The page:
State Tax Commission of Missouri
BEVERLY YANG, )
v. ) Appeal No. 12-20129
ED BUSHMEYER, ASSESSOR, )
ST. LOUIS CITY, MISSOURI, )
DECISION AND ORDER
Appeal Dismissed. Decision of the St. Louis City Assessor setting the assessed value for Complainant’s personal property is AFFIRMED. Complainant failed to present substantial and persuasive evidence to establish the true value in money for the subject item of personal property as of 1/1/12.
Assessed value of Complainant’s personal property for tax year 2012 is set at $5,346.
Complainant appealed pro se.
Respondent represented by Associate City Counselor, Donald Dylewski.
Case submitted on documents and decided by Senior Hearing Officer W. B. Tichenor.
Complainant appeals, on the ground of overvaluation, the decision of the Assessor who set an assessed value of $5,346 on Complainant’s personal property. The Commission takes this appeal to determine the true value in money for the Complainant’s personal property on January 1, 2012. The Hearing Officer, having considered all of the competent evidence upon the whole record, enters the following Decision and Order.
FINDINGS OF FACT
1. Jurisdiction. Jurisdiction over this appeal is proper. Complainant timely appealed to the State Tax Commission.
2. Submission on Documents. By Order dated 2/19/13, parties were to file and exchange their exhibits to be used for their case in chief. Parties were to inform the Hearing Officer on or before April 1, 2013, if they desired to have an evidentiary hearing or would waive hearing and have the case decided upon the exhibits submitted by each party. Complainant failed to so inform the Hearing Officer and is therefore deemed to have consented and waived her rights to an evidentiary hearing. Respondent consented to the submission of the appeal on the submission of exhibits in lieu of an evidentiary hearing.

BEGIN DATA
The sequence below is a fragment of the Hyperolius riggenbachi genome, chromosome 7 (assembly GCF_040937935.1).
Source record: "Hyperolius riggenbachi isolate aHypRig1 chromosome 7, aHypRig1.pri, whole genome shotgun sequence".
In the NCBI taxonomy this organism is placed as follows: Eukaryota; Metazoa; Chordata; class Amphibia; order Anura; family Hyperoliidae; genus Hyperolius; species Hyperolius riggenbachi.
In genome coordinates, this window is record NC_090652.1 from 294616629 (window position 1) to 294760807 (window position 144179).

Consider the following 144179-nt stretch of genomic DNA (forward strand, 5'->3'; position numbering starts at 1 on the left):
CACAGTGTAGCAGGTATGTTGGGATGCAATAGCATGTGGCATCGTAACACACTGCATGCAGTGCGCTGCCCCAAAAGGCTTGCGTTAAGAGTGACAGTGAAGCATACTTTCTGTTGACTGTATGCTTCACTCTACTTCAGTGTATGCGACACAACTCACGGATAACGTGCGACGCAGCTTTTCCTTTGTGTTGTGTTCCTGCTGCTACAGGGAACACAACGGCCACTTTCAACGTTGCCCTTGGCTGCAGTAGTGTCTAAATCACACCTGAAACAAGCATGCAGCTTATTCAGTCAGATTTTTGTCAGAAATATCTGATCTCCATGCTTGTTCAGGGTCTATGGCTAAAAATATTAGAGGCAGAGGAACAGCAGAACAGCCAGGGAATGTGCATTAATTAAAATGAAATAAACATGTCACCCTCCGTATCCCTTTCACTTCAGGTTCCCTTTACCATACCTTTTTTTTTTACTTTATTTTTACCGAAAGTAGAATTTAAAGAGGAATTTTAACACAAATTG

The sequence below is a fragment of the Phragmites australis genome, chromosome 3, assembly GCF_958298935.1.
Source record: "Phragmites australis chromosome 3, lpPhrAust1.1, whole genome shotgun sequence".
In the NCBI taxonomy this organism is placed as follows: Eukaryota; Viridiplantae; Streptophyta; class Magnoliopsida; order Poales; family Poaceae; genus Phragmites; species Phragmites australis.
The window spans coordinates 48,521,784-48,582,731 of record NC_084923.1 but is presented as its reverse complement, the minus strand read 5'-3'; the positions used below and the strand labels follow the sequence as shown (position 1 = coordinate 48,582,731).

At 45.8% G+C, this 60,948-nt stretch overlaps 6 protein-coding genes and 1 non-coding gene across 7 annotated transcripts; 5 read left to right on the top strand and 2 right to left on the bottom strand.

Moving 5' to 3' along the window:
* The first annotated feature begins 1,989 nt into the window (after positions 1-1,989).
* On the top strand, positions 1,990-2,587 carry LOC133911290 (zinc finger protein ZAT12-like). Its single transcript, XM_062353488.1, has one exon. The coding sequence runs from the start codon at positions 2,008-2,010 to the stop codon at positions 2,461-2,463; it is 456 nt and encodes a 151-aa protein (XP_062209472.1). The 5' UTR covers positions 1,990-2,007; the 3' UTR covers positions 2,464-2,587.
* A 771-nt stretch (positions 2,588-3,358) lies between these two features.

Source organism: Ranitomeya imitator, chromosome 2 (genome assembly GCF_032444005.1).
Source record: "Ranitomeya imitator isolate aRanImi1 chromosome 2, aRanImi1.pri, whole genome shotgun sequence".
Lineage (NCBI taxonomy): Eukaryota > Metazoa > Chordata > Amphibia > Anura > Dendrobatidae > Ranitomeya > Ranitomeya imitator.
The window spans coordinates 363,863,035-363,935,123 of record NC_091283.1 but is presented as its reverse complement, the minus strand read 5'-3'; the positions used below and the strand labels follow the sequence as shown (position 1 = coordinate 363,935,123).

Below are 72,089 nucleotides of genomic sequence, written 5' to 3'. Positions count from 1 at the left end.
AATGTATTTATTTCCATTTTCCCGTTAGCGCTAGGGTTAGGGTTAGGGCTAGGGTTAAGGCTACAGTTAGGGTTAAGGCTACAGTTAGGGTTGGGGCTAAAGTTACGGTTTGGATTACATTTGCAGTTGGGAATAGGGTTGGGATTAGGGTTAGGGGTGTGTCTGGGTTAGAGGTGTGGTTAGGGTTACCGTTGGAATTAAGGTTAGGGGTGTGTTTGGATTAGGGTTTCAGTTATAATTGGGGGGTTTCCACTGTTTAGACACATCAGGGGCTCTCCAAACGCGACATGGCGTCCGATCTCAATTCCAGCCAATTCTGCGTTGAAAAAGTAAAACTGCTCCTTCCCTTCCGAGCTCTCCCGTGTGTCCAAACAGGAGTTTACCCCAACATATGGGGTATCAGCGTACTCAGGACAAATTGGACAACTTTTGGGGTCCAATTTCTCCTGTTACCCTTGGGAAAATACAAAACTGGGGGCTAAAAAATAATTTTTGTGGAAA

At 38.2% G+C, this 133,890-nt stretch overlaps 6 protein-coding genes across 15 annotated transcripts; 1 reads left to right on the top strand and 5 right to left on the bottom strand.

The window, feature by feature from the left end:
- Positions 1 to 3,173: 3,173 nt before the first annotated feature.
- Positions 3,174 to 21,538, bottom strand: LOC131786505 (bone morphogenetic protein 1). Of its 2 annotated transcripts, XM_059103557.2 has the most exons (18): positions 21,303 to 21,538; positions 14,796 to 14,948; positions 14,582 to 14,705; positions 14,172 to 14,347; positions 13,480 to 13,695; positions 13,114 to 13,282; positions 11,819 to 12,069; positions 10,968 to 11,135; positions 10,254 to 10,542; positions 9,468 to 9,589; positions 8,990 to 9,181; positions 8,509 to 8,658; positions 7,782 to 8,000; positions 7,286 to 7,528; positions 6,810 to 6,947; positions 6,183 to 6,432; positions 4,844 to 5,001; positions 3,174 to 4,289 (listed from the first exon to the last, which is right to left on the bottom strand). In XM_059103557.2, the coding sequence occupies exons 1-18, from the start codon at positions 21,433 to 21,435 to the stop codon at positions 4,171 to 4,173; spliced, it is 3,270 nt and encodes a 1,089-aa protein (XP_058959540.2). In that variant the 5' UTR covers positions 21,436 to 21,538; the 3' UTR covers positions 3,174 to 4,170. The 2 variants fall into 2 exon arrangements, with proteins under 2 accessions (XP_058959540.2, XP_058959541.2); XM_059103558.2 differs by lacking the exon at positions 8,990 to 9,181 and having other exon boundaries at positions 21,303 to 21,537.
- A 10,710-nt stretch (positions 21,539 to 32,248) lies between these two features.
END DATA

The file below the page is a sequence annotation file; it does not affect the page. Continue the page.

3. Subject Property. The subject property consists of the motor vehicle listed for Account No. B36065, a 2008 Toyota Prius. The Assessor set the assessed value for the property at $5,346, which included a ten percent penalty for failure to file the tangible personal property return.
4. Complainant’s Evidence. By the Orde, dated 2/19/13, Complainant was to file with the Commission and exchange with the Respondent a copy of the exhibits, including a brief Statement of Basis of Value, to be used in her case in chief. These documents were to be filed on or before April 1, 2013. Complainant did not comply with the Order. Complainant had submitted with the Complaint for Review of Assessment the following documents: (1) copy of 2012 Tax Bill, check in payment of bill & 2011 tax bill; (2) undated copy of Edumunds.com valuation of Rough Trade-in for a 2008 Toyota Prius; & (3) copy of a Preliminary Estimate for repairs dated 5/6/11.
5. Respondent’s Evidence. The following exhibits are received into evidence on behalf of Respondent:
Complainant’s 2011 Tangible Personal Property Return
Mo. Dept. of Revenue Vehicle Record on subject automobile
October 2011 NADA Used Car Guide – Trade-In value for subject
Section 137.115, RSMo – Procedure for valuation of automobiles
Section 137.505 – Procedure failure to file Return
Exhibit List and Statement of Basis of Value
CONCLUSIONS OF LAW AND DECISION
The Commission has jurisdiction to hear this appeal and correct any assessment which is shown to be unlawful, unfair, arbitrary or capricious. The hearing officer shall issue a decision and order affirming, modifying or reversing the determination of the board of equalization, and correcting any assessment which is unlawful, unfair, improper, arbitrary, or capricious.
Basis of Assessment
The Constitution mandates that real property and tangible personal property be assessed at its value or such percentage of its value as may be fixed by law for each class and for each subclass. The constitutional mandate is to find the true value in money for the property under appeal. By statute real and tangible personal property is assessed at set percentages of true value in money.
Standard for Valuation